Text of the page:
Delta's (DAL) recent purchase of the Trainer oil refinery from Phillips 66 (PSXWI), a spinoff of ConocoPhillips (COP) may seem unusual given the apparent disparity in business models but from a cost perspective the acquisition makes complete sense.
As a comparable and case study I would like to offer up Barrick Gold's (ABX) purchase of oil and gas producer Cadence Energy, which was transformed into Barrick Energy back in 2008.
Cadence was a small energy producer operating in Canada producing crude oil and natural gas. Production was small, almost 3,500 boe per day but fit the needs of Barrick who sought to take better control over their rising energy costs. The acquisition allowed Barrick to hedge their energy needs through Cadence's light crude oil production and reserves providing a better way to manage costs in an inflationary environment. By combining the production of Cadence with their hedging strategy Barrick was able to free up working capital that could be put to use in exploration and building out major projects. As of today the production hedge provided by Barrick Energy along with some hedging has assisted in decreasing the energy cost volatility where a $10 change in WTIC will now affect cash costs by just $1.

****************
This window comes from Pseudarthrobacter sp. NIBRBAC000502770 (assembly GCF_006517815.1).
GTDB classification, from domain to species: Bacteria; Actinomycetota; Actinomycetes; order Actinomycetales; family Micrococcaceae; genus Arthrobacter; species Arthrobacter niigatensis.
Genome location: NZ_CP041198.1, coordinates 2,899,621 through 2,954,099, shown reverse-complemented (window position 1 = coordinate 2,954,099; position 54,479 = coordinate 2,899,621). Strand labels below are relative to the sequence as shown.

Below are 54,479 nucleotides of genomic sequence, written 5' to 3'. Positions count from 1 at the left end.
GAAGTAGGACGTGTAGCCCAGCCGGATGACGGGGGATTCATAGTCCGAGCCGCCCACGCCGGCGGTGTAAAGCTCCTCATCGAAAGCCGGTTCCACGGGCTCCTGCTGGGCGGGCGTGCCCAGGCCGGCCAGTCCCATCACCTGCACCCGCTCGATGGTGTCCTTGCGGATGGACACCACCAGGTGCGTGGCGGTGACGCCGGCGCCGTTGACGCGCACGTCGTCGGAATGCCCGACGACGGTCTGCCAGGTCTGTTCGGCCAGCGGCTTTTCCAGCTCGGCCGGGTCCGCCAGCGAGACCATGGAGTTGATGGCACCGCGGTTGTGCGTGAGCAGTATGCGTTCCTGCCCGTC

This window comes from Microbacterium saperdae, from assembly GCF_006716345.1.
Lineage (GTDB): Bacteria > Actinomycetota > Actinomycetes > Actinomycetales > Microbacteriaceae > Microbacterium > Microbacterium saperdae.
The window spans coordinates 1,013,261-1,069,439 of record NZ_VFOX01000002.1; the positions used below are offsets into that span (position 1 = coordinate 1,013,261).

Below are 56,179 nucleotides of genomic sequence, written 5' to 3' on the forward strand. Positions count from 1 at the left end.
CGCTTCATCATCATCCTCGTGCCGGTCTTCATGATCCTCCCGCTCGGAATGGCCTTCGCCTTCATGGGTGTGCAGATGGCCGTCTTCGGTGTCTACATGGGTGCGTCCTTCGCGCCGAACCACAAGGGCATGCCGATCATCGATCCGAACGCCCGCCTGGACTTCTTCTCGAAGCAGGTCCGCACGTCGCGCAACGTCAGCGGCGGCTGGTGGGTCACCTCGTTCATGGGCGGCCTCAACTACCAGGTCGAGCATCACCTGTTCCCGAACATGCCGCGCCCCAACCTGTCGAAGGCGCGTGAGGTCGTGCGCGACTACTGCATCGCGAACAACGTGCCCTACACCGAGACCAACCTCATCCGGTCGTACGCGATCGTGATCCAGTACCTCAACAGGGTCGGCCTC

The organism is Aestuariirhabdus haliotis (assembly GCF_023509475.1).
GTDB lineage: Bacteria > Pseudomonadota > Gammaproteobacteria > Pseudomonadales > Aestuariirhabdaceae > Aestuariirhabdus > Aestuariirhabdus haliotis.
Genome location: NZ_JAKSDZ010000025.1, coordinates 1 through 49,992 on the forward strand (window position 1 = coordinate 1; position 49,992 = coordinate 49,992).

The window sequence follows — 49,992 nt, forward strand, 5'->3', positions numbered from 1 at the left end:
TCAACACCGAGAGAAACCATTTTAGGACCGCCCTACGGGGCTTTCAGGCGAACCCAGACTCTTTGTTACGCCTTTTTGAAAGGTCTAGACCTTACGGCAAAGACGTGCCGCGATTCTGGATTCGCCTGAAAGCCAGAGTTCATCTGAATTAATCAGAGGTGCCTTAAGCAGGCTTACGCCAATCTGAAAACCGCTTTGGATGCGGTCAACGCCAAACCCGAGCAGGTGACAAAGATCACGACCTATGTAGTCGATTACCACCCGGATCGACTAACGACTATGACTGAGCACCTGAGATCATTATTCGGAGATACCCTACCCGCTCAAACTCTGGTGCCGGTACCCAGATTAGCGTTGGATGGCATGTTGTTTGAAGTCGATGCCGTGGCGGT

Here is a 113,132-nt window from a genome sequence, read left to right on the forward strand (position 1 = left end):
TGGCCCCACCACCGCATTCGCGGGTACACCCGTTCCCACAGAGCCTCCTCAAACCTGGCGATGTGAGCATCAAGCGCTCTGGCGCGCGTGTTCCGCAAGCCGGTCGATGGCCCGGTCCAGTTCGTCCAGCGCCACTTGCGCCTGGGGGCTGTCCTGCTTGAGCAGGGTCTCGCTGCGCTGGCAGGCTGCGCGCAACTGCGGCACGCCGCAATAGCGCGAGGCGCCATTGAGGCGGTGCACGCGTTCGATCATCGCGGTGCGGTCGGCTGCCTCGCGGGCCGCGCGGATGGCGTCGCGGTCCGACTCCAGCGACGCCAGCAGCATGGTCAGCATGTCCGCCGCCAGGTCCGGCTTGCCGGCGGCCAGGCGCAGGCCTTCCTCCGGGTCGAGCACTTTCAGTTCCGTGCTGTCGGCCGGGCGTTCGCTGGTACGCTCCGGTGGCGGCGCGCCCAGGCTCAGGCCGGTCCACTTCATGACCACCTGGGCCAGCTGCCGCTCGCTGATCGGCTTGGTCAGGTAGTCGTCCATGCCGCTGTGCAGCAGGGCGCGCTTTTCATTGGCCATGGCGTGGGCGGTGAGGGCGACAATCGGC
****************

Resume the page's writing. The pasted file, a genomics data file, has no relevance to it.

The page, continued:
Delta is in a bit of a different quandary as they have been passing rising fuel costs onto consumers (unlike Barrick) and cutting capacity but those measures can only go so far.
In order to maximize the jet fuel output Delta will spend $100 million dollars to retool the refinery with the hopes of starting production in the third quarter of this year. British Petroleum (BP) will supply the crude and the hope is that when the refinery is up and running Delta will free up precious working capital while covering 80% of their yearly US fuel needs, and gain greater control over their largest and most volatile cost.
The market will question the purchase as Delta is stepping outside their comfort zone. Managing a refinery is a much different business than managing an airline but if this purchase can provide the much needed cost certainty then the benefits will be both tangible and intangible. Tangible in that Delta can more effectively hedge their jet fuel costs similar to how Barrick has hedged their energy costs. Intangible in that working capital now tied up can be put to more constructive use.
Almost a month ago Sunoco (SUN) announced that they were closing two refineries outside of Philadelphia. Success by Delta would give a new value to these refineries as more energy intensive businesses look to mitigate rising fuel costs.